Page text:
I did the obligatory rounds—Bon Di Gro, Warehouse Bonaire, Van den Tweil, the Bonaire Food Group—all to no avail. I even went to Zhung Kong and Lucky Supermarket, Chinese outposts that often carry fresh produce. No luck. I was in search of limes. In the last two days, my poolside sundowner was missing the citrus. Sure, I had the requisite Mount Gay Eclipse Rum, sparkling water and ice. But there was no lime, no heart, no soul, no zing to my fling.
The fact was I could not find a lime anywhere on the island. Even last night at the Breeze n’ Bites Restaurant bar, the waitress just shook her head when a customer asked for a slice of green to go with his Corona. “The problems are in Venezuela,” said the woman. “They aren’t shipping fruit anymore-no bananas, no mangos, and of course, no limes. Things are really bad.”
Bad? You’re damn right, bad! What will happen to mojito night at Eddie’s? How about the rim-side trim for margaritas at La Cantina? Anyone dreaming of making a key lime pie? Forget about it. Thoughts of scurvy darkened my thoughts. This was an island crisis. There was trouble in paradise.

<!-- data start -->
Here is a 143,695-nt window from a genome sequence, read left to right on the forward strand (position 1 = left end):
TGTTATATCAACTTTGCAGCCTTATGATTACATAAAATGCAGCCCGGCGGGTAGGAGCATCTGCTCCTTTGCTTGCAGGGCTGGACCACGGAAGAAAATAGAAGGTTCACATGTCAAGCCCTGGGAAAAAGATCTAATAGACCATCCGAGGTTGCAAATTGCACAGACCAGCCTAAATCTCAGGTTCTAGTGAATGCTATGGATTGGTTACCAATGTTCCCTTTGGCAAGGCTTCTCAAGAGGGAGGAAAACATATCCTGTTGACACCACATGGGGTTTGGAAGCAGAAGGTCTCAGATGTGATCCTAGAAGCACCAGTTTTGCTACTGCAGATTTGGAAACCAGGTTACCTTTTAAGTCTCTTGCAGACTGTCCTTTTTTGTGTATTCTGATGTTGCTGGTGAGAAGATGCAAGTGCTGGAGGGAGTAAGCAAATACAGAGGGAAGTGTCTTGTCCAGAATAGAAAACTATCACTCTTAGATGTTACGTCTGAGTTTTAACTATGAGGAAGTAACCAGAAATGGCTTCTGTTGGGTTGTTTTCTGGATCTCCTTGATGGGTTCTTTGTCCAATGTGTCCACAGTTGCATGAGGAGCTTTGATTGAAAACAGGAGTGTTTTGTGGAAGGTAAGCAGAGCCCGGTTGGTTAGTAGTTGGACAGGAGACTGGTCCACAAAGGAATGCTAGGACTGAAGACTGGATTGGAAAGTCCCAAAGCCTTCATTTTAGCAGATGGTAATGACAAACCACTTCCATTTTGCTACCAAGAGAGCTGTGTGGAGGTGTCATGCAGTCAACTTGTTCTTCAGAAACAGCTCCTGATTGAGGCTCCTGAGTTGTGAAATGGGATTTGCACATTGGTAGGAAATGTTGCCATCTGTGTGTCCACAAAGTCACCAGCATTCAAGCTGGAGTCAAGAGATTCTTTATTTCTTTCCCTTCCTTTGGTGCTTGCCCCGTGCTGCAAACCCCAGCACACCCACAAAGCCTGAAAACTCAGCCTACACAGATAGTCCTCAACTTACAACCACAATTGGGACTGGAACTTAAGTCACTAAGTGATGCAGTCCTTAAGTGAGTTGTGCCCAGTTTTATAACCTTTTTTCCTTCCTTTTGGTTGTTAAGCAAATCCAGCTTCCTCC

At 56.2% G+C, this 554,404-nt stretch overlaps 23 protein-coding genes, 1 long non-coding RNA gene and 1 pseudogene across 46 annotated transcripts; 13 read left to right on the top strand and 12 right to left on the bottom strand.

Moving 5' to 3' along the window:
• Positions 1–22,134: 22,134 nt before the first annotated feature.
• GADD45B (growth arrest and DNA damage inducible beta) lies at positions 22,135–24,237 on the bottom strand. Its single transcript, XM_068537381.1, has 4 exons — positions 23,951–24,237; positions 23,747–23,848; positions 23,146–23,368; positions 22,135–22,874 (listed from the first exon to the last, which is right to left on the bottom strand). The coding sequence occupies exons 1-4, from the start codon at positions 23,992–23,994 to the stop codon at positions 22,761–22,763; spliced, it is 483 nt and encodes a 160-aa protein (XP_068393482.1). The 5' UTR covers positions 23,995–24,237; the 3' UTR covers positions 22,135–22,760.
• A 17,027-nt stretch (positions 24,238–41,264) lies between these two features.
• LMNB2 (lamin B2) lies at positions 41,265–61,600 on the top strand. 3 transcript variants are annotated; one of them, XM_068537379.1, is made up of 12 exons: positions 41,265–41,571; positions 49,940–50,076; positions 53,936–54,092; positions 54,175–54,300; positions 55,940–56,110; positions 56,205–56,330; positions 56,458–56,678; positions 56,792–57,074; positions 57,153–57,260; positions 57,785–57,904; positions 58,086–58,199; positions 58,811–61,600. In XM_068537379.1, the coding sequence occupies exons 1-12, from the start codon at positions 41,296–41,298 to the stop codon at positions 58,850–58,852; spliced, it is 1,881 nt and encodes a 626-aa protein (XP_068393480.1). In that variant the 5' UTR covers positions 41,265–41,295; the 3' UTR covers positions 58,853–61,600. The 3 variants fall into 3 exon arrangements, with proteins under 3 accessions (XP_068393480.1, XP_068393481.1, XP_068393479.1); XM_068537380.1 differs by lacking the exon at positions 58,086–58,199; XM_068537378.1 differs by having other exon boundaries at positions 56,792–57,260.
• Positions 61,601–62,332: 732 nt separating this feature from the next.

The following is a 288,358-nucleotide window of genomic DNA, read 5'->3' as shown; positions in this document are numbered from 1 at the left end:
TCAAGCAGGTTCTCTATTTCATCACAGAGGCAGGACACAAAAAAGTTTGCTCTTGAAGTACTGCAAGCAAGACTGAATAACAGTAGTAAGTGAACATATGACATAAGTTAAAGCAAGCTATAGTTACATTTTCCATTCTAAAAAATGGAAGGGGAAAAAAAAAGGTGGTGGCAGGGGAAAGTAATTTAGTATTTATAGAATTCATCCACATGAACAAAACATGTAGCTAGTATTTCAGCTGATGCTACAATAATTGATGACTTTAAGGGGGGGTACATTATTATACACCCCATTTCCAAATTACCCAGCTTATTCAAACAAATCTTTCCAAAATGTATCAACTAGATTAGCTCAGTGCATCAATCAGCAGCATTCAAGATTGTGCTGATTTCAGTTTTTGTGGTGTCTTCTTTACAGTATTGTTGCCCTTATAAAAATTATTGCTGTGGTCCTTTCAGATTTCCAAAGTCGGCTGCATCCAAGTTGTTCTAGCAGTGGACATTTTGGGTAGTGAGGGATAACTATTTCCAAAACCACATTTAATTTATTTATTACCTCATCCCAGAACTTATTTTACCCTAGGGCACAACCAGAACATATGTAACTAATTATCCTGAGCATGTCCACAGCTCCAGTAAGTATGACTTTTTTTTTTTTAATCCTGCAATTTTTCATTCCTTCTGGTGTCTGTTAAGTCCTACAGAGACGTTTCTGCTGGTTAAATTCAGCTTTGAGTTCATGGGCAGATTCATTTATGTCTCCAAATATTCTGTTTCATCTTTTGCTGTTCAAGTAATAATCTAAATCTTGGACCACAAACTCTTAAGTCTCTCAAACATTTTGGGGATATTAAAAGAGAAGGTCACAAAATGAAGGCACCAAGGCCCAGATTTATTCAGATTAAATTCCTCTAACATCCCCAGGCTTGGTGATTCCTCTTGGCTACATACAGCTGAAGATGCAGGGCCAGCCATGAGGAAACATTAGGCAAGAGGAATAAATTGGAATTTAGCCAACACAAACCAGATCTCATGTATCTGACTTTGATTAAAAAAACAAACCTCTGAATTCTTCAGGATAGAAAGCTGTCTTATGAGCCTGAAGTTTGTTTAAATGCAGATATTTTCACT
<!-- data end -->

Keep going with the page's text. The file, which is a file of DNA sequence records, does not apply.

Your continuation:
Back home on the hill, I sat defeated. I had exhausted all the possibilities of finding a lime. But wait! I had not check my lime tree in a month. I sprang out of the hammock and ran below to the banana grove. Hanging low on a bottom branch, there it was—a dark green whopper, the largest fruit that my little tree has yet produced. I plucked off the cue ball-sized sphere and immediately the air filled with a citrus scent, an amorous aroma, a tropical treat.
I could not believe my good fortune. I quickly looked around to ensure that no one had seen my discovery. All clear. I scampered up the stairs to find the Mount Gay. I was one lucky guy, proud owner of the last lime on the island. Squeeze time.